Over the last few months I’ve gotten to the know the team over at REISS HQ quite well. We worked together to create my recent tuxedo feature and now for my most recent “Who’s that Girl (in menswear)” interview, I’ve had the opportunity to catch up with a member of their menswear design team.
The charming and very talented Jennifer Allen is responsible for some of the brands most beautiful menswear jersey’s and knitwear. In this interview she talks us through how she entered the world of menswear fashion, offers advice to those who aspire to do the same, and hints at what REISS might have up their well-tailored sleeves for us next. Please introduce yourself. I’m Jennifer Allen the Menswear Knitwear and Jersey Designer here at Reiss. I’m from Rochester in Kent.
How did your career in fashion begin – with a love of menswear or womenswear? I began designing womenswear when I first started studying at uni but when the opportunity for a mens/womens combined group project came up I thought I’d try another discipline. I really enjoyed the different thought processes involved as a female designing menswear, I liked the challenge, so I continued along this route.
Is it a man’s world when you work in menswear, or is being a woman an advantage? Our team is actually an equal split of men and women so the world I work in isn’t really a man’s world in that respect. However, I always really appreciate my male colleagues’ view points and opinions on my work as this helps to flag up anything that I might not have thought of as a female. I feel it’s an advantage being a woman working on menswear, as I can draw inspiration from a highly creative and influential womenswear world and bring this into menswear, to push boundaries and hopefully come up with some innovative ideas!What is/are the biggest challenges you have faced in becoming a fashion designer? Time/cost restrictions and a need to work within constraints relevant to the market level are always a challenge, although with the endless possibilities this is also a positive…to have some boundaries to work within! To be able to cast a critical eye over your own work and not get too personally attached to an idea is also a challenge, it’s important to remember who the customer is and what the brand is all about.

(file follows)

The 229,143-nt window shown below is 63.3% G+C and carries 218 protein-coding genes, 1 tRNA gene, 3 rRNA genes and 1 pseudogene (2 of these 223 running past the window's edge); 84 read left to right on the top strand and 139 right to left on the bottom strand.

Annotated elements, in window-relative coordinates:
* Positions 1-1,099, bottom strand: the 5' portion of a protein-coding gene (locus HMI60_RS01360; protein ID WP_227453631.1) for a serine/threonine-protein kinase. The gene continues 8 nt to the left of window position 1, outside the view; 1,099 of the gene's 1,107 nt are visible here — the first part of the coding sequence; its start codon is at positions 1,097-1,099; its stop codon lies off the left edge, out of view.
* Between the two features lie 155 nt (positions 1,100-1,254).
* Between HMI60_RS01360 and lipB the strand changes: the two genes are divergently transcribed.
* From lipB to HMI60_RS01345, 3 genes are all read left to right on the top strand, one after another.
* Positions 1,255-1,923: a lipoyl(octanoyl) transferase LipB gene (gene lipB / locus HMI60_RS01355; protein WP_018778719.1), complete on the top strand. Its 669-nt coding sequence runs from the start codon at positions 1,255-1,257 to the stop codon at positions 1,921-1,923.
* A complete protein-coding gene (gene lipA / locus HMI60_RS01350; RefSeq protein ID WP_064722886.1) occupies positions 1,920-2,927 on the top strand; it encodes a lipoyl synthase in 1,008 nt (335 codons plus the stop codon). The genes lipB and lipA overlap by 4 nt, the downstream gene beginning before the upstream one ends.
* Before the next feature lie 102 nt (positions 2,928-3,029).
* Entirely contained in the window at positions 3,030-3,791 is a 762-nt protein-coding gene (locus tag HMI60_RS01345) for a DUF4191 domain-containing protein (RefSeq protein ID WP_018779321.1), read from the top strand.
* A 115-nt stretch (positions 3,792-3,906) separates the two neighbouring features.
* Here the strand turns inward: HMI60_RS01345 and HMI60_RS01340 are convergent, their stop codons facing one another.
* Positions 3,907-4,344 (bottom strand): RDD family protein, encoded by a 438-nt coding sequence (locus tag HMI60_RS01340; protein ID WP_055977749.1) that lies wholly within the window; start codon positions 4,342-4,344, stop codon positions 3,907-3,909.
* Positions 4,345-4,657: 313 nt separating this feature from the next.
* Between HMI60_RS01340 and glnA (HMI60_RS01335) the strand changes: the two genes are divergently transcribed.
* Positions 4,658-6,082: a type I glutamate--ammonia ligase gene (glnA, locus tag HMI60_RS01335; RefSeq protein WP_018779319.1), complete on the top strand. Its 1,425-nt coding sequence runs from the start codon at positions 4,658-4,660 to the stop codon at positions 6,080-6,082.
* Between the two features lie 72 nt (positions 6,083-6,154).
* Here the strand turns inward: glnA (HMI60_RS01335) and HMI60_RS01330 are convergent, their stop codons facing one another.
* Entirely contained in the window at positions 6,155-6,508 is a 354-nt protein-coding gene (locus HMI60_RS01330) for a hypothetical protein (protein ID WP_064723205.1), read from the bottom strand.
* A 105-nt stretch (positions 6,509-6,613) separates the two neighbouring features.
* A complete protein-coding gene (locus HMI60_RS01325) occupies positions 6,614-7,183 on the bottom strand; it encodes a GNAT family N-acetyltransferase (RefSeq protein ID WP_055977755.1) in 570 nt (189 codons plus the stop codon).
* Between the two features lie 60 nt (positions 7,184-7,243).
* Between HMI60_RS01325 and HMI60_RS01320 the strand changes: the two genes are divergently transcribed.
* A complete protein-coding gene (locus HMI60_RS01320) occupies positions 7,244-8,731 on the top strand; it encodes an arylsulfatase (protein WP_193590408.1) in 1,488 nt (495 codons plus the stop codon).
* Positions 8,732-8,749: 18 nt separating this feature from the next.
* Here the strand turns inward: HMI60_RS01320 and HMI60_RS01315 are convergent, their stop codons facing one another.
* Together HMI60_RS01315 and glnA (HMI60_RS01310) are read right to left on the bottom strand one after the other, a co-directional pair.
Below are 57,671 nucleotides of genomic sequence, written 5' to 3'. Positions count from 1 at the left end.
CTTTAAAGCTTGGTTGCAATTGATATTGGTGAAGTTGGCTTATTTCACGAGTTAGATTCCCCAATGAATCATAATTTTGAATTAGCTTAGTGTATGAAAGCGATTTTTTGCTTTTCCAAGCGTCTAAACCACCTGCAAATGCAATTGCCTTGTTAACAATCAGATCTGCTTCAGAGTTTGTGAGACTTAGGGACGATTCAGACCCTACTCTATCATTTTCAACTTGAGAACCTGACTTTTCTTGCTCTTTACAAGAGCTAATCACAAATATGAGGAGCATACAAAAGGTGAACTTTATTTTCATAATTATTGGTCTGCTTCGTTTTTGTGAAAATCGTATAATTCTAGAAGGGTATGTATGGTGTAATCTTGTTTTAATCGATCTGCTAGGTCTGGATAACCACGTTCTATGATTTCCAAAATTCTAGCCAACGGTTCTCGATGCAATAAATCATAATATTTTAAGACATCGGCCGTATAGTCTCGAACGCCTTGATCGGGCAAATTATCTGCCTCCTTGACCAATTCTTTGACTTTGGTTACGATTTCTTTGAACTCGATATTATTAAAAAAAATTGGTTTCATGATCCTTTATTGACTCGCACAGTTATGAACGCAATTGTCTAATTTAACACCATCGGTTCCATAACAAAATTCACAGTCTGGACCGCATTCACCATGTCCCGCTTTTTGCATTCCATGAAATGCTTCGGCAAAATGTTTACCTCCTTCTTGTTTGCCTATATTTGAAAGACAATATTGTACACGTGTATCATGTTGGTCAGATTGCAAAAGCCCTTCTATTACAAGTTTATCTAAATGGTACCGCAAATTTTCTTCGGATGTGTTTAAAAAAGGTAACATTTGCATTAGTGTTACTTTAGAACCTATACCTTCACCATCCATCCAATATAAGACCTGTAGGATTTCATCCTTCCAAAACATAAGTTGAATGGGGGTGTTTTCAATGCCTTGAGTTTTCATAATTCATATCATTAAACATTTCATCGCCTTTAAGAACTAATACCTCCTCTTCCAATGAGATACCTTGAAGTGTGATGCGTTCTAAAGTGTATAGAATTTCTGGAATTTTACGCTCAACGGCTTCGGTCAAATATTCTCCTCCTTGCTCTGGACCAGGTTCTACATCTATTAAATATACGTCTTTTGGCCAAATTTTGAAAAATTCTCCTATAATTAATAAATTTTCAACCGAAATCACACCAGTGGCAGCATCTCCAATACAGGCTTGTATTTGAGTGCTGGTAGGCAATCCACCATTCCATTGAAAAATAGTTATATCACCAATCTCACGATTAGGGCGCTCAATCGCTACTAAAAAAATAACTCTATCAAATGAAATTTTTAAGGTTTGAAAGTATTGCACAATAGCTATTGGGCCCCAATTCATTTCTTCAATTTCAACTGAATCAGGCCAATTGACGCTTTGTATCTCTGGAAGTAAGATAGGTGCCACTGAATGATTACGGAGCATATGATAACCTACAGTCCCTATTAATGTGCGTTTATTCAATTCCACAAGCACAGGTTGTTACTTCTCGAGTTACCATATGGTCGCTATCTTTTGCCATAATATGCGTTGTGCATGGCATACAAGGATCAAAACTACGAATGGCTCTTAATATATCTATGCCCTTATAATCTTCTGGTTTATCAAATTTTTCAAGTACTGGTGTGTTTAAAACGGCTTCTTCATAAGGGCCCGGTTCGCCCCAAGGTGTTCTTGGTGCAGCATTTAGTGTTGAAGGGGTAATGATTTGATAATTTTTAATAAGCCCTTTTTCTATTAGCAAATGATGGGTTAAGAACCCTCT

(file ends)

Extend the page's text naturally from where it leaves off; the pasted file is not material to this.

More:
What advice would you offer aspiring menswear designers? The best advice I could offer is to keep your eyes and ears open! Be aware of who and what is out there, visit shops regularly, understand market levels intently and just soak it all up! I’m a magpie for images, fabric swatches, books, colours, vintage or anything that’s interesting to me, so build up an archive and see how you can bring these things into menswear to create the most innovative menswear collection you can.
Who inspires you in menswear? I’m inspired by many brands for different aspects of menswear but currently I love to look back over old Gucci, Hermes and YSL collections. The luxury fabric and trim combinations in such intelligently thought-out classic pieces is so inspiring. I’m also influenced by different Reiss stores and seeing who our customer is – this always come into the equation when designing.
Although Reiss is a global fashion brand, its roots are in English tailoring – what differentiates British fashion from other style capitals? I think British fashion is very fast and often a ‘look’ can be re-created from designer to street level or visa-versa very quickly. There is more of a blur between high street and designer looks. However, I think there are some definite key pieces in the British wardrobe that will always remain part of the British look. However a look is styled, in whichever country, I think these pieces would be recognized as having a British look more than any other fashion capital, an obvious example would be the Burberry/Burberry-style mac.If you had to pick one item from Reiss’ menswear AW13 collection for women to wear, what would it be? The HARP or HERALD cashmere jumpers are the perfect slouchy jumper with a boyfriend look and soft touch.
Men are becoming increasingly style conscious and daring to dress more adventurously, what impact does this have on you as a designer?I think when designing, I can always consider the more adventurous guy and include a couple of boundary-pushers in the collection. Over time I hope these ideas will be adopted and can be part of the menswear fashion revolution!
What are the key trends we should be looking forward to for SS14? Specifically in knitwear and jersey as these are my key areas; colour blocking and tipping, ombre/bleach dying effects, colour plating and mixed colour yarns, ‘sports luxe’ and 1950s-inspired resort wear.
You can shop Jennifer’s designs on the Reiss website.